When I first entered graduate school at the University of Virginia, the legendary Bill Wulf gave the incoming class a rather strange pep talk. He had us look at the economics of our industry to see that the graduate degree we were pursuing might not be worth the money, compared to just going into industry. That was particularly true for PhD students. His goal, of course, was to have students be intellectually honest about why they had chosen graduate school and to encourage people who were there for the wrong reasons to come to terms with it earlier instead of later.
The other thing he talked about left a lasting impression on me. He implored us to give back to the greater computer science community at some point in our careers through public service. Wulf himself gave selflessly, serving as president of the National Academy of Engineering for more than a decade, getting involved with the National Research Council, and otherwise contributing to academia through his involvement with professional societies, journals, and magazines.
As I found success in computer security, first as an academic and then in industry, I took his message to heart and looked for ways to give back. Especially once I was firmly entrenched in industry, I felt the drive to find ways to serve, even if small. For a few years, I scratched that itch by working as an adjunct professor at Virginia Tech while working full time. At another point, I strongly considered taking a full-time job as a program manager for a federal research agency (which partially involves awarding research grants), and although it came down to an economic decision, I'll always have a tinge of regret.
When I was approached to serve as editor in chief of IEEE Security & Privacy magazine, I leapt at the chance to once again bring service to the industry. I've personally found it an enjoyable job, but after serving my two-year term, it's time for me to step down. While the job was rewarding, it was also vastly more time consuming than I expected, which wasn't originally an issue for me but is now a significant one.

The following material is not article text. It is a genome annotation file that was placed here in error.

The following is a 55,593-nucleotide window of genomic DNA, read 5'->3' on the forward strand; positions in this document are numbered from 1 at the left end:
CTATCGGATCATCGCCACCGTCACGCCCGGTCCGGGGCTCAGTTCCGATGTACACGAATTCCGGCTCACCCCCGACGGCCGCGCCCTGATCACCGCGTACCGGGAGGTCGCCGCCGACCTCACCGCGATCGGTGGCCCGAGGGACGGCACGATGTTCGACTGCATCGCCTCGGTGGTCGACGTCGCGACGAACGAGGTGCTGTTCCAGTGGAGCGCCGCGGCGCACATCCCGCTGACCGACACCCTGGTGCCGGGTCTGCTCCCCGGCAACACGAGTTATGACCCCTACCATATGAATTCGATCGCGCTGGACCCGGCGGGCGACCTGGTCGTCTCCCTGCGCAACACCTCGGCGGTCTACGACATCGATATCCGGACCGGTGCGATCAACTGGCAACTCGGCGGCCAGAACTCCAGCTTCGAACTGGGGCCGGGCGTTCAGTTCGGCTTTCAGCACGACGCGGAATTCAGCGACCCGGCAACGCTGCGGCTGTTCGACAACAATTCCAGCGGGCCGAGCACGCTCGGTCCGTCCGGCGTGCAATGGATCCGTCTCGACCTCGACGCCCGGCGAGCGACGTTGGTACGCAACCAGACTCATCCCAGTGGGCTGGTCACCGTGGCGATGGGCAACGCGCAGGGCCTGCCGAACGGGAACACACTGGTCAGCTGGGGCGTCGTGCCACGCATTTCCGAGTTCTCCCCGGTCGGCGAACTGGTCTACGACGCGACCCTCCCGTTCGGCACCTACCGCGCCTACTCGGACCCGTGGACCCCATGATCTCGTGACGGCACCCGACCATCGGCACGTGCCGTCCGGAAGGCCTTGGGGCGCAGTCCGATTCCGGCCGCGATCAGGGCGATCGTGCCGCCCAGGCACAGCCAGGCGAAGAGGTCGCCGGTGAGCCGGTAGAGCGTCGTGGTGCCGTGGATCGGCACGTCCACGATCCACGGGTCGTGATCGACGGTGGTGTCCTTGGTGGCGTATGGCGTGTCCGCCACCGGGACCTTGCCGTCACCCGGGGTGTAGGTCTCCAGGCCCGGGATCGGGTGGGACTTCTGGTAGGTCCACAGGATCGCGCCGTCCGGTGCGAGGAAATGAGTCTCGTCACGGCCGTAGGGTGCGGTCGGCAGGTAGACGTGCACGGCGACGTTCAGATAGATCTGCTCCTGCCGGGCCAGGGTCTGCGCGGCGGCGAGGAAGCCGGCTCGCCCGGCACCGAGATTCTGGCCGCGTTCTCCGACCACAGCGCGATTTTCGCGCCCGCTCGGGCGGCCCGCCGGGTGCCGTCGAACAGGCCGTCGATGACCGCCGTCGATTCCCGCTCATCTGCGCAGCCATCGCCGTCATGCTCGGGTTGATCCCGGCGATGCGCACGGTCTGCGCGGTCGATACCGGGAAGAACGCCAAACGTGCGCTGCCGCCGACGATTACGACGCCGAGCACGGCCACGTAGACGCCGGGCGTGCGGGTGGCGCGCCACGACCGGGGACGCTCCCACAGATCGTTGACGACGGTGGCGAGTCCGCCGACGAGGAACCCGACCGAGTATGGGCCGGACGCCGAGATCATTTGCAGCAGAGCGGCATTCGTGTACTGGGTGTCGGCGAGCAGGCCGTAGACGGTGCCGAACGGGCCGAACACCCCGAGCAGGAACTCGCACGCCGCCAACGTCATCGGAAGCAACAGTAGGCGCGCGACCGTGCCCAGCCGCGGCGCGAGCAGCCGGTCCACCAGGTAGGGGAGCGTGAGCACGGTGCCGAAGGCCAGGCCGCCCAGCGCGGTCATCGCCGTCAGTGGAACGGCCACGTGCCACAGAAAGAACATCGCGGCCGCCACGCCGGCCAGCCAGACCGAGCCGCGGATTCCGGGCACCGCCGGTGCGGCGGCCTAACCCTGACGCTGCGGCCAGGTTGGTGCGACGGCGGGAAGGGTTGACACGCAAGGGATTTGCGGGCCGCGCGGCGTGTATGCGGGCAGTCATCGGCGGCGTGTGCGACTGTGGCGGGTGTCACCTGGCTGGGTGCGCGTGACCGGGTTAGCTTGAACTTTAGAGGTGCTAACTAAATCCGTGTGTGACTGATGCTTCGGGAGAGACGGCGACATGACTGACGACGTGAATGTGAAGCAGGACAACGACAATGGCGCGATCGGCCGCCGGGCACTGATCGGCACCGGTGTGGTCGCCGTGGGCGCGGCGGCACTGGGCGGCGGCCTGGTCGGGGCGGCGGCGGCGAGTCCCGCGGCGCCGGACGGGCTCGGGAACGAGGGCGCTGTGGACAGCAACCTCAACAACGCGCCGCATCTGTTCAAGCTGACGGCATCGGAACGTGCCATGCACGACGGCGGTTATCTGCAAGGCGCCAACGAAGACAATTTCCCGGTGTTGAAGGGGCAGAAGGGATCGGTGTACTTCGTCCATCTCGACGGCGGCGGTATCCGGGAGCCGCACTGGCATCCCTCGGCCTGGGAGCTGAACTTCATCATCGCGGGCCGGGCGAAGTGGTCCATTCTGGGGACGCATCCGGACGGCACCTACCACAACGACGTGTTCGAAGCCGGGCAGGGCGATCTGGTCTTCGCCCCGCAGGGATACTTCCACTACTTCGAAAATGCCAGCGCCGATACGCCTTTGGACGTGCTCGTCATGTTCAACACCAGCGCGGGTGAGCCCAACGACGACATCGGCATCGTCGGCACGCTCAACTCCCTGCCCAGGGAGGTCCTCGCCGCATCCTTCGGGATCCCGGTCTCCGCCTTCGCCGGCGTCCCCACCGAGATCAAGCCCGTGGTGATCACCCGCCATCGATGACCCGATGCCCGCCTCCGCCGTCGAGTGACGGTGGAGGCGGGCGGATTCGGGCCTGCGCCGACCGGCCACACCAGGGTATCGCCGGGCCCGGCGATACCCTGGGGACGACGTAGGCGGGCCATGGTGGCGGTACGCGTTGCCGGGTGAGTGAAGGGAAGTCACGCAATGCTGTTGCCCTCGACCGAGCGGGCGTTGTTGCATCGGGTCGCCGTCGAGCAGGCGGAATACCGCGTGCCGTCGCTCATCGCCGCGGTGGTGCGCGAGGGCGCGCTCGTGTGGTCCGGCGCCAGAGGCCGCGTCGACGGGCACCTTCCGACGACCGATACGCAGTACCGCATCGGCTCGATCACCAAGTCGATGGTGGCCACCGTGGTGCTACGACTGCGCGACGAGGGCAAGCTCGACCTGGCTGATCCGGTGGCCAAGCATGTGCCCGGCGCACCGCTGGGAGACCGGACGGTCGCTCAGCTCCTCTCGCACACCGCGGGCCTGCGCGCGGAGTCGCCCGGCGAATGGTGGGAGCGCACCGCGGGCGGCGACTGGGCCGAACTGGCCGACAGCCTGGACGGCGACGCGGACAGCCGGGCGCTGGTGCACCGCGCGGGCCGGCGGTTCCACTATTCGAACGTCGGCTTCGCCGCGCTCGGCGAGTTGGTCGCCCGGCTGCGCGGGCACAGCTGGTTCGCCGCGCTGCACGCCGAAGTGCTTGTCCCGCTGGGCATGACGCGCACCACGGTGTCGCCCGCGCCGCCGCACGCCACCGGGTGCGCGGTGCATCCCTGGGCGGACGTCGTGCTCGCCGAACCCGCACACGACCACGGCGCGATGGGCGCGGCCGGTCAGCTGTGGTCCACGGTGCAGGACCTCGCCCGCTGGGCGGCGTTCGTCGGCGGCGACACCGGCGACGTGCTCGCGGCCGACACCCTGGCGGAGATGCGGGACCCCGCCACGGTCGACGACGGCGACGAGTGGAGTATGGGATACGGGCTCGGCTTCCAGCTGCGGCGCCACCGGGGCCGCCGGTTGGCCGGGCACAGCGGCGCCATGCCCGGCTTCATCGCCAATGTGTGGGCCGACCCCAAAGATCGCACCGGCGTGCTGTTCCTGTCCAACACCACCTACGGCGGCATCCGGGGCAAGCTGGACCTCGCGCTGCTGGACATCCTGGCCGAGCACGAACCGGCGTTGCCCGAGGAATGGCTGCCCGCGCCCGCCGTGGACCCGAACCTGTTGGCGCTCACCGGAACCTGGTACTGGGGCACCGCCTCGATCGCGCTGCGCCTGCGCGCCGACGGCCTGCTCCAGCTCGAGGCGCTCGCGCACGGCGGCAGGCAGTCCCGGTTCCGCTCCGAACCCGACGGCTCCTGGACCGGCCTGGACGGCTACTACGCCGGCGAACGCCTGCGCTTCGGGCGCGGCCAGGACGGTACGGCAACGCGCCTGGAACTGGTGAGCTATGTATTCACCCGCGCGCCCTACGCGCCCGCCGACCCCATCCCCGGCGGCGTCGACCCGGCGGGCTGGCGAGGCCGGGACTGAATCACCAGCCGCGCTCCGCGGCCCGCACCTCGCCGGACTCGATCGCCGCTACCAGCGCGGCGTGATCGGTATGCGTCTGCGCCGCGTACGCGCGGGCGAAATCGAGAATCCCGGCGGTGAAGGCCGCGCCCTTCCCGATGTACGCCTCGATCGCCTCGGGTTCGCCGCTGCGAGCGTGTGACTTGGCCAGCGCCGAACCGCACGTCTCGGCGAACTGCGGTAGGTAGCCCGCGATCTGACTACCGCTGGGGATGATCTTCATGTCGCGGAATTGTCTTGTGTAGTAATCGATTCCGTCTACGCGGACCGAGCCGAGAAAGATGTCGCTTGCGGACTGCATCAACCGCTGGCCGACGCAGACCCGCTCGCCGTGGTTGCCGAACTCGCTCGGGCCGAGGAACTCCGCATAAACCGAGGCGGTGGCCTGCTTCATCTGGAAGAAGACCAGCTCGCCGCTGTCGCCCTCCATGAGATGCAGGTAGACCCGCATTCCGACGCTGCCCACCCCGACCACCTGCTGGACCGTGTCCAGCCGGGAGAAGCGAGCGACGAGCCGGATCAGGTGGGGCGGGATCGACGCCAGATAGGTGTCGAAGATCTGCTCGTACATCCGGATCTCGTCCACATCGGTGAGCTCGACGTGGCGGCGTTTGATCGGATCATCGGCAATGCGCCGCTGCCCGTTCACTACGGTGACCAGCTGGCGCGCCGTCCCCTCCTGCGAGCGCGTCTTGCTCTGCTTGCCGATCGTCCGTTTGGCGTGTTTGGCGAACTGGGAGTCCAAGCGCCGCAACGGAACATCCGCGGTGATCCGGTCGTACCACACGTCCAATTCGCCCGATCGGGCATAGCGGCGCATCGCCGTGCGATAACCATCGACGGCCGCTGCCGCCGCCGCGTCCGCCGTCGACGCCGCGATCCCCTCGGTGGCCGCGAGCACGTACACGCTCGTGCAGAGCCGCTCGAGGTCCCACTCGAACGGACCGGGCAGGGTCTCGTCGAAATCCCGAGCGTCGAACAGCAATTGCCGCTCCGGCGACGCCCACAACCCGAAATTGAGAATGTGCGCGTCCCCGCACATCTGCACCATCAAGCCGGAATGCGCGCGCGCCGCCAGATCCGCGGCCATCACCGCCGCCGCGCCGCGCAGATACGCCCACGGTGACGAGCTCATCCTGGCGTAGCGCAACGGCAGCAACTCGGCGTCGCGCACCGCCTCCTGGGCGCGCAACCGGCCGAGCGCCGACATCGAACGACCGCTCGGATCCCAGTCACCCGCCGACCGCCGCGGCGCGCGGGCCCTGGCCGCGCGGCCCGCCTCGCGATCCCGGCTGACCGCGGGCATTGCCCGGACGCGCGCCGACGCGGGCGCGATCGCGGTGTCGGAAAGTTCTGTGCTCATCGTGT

Much of the job is administrative and not particularly exciting—assigning papers to associate editors, ratifying or rejecting decisions, and hounding reviewers to complete their job in a timely manner. The fun part is driving the magazine's content:
• setting the editorial calendar, picking both the topics for special issues and the editors for those issues;
• soliciting submissions on the magazine's behalf to help ensure we have the most timely and interesting content possible; and
• selecting associate editors to shepherd the magazine's various departments.
But none of this happens in a vacuum. As you can see on the masthead, we have an extraordinarily talented editorial board, and I consult with them heavily, particularly the associate EICs. The staff is the behind-the-scenes workhorse, doing almost everything that doesn't require area expertise. Any success this magazine has had in my term is due more to the great knowledge and hard work of these groups of individuals than me. I'm lucky to have been part of such a great team and proud to have been able to bring a few new faces into the fold.
I'll continue to make a smaller contribution to the magazine in 2013 and beyond, but I'm happy to step aside and give my successor, Shari Lawrence Pfleeger, the chance to serve. Pfleeger has been an amazing contributor to the magazine from its inception, and I have no doubt that her time at the helm will produce an amazing magazine.
As for those readers who are also interested in giving back to the community, one easy way is to offer services as a reviewer, which generally requires simply contacting someone on the editorial board with a quick overview of your skill sets. There are also several organizations dedicated to providing a public service to the community, such as the Cloud Security Alliance and the Open Web Application Security Project (OWASP). Both have local chapters that meet regularly and are always happy for volunteers. You can even volunteer to talk to kids at local schools, whether it be about basic computer security practices (a good idea for middle schools and high schools) or jobs in the field (good for high schools and colleges). For those readers in the US, the Department of Homeland Security is expected to soon start the CyberReserve, akin to the National Guard, for responding to incidents. Outside the US, lobbying where you can for your country to adopt a similar program would be valuable.
However you do it, I hope to see many of you contribute something. Even the smallest contribution will help make the online world a better place.